I have an ex cop gun. I think it even has “law enforcement only”, or some such, stamped onto the magazines. It could even be lethal if someone were to be shot with it, but then a box of matches has been known to be lethal, so let’s all shit ourselves in fear of matches.

    I heard a good one yesterday; FEAR = False Evidence Appearing Real.

    BATFE has a bad case of FEAR, thus posing a danger to themselves and others.

  4. The article is there to support the leftist meme which says;

    “All criminals start out as law-abiding persons, therefore it is not criminals we should be paying most of our attention to, but the vast, law-abiding segment which serves as the feeder-stock to all crime.”

    Save that and hang on to it.

    They’re just taking that umbrella concept and applying it to guns; “crime guns start out as legal guns, therefore we should approach ‘gun crime’ by restricting the pipeline of legal guns.”

    They know as well as anyone that it’s an insane statement supported by non-logic. They (the prime movers of the left) don’t believe any of that shit themselves, but they’re hoping some will, and that others will be driven out of their minds by the insanity. They’re just keeping us all back on our heels and walking on eggshells. Don’t knock it. It works.

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  6. We will never be safe as long as we have to share a country with these people. Encourage them to secede and then let them go. Only condition is that seceding states have to offer options to stay to individual counties.

  7. The “meme” is that if there are more guns, there will be more gun crimes.

    Face it: gun crimes will happen, no matter what laws or passed or what federal restrictions are applied. Stolen guns are used in the majority of shooting incidents, with the possible exceptions of defensive shootings “gone wrong”.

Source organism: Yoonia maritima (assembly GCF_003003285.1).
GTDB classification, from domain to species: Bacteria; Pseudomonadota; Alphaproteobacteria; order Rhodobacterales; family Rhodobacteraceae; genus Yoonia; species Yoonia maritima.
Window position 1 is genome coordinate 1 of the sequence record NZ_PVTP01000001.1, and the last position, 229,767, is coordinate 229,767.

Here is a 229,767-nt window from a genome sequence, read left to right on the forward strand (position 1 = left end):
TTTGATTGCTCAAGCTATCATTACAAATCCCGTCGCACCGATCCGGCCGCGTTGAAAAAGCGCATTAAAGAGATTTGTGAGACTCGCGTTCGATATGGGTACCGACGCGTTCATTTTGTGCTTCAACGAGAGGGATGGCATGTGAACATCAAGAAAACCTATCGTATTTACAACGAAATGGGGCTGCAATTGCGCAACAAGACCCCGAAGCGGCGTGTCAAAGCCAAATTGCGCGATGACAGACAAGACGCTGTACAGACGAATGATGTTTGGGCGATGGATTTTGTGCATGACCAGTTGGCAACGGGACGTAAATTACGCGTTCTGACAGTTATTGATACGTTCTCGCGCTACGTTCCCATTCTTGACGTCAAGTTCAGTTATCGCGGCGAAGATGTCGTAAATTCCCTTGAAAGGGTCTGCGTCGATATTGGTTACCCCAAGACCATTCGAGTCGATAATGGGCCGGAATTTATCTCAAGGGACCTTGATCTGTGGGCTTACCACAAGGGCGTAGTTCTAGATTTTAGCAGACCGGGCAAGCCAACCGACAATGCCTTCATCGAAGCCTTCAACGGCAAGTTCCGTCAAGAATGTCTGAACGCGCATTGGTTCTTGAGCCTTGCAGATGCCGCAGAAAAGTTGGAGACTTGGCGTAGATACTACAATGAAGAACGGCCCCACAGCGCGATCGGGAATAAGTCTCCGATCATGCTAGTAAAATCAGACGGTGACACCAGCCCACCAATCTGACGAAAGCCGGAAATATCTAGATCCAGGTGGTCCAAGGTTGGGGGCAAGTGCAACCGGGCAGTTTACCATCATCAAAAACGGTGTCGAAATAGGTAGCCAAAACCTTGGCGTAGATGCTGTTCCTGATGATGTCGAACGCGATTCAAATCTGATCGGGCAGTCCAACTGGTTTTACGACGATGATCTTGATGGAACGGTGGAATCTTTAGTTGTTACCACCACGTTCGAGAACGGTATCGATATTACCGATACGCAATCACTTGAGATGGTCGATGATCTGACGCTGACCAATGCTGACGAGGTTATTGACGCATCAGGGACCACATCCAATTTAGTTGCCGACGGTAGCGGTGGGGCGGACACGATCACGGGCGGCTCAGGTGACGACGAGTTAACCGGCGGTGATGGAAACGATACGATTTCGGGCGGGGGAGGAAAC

When we pass laws to regulate the acquisition of firearms to law-abiding citizens (no felony convictions, as a standard), we only impose restrictions on ‘them’ which are not applicable to convicted felons. The restrictions infringe upon ourselves … those of us who obey laws … at best.

    Yes, we need these laws .. but they have no effect on capital crimes convicted by people who acquire their firearms in extra-legal circumstances.

    They ignore our laws.

    So maybe we only “need” these laws, to identify the law-breakers?

    As if we don’t already know who they are.

    Someone once said: “Oh, so we have laws which forbid breaking the speed limit? So we should eliminate these laws, because some people will break them ‘anyway’?”

    No. We need these laws to establish a standard of responsible behavior. But we need to enforce these laws, if only to help identify people who are so beyond the norm that they dismiss the attempt to establish a responsible society.

  8. Whenever I see these articles where the “journalist” interviews a former law enforcement agent that is fanatically anti-gun, I wonder how many different current and former law enforcement agents the author had to call or email before finding one that is 1) even willing to talk to him, and 2) actually pushes the narrative the author has been fishing for.

    In my limited experience, the vast majority of law enforcement agents (including federal) range from neutral to pro gun. So is this attitude really all that common among law enforcement? Or do these journalists just spend a lot of time trying find the right person to quote?

    • I think that applying the term “law enforcement” to ATF people is an insult to honest cops.
      On your theory, this is probably why you most often see those quotes from police chiefs who are political animals more than, or instead of, cops. So they say what their bosses tell them to say.

  9. I know that some states have laws on reselling guns instead of destroying them – I thought Texas was one of them, though I may be thinking of evidence/ seized weapons and not ex-PD weapons.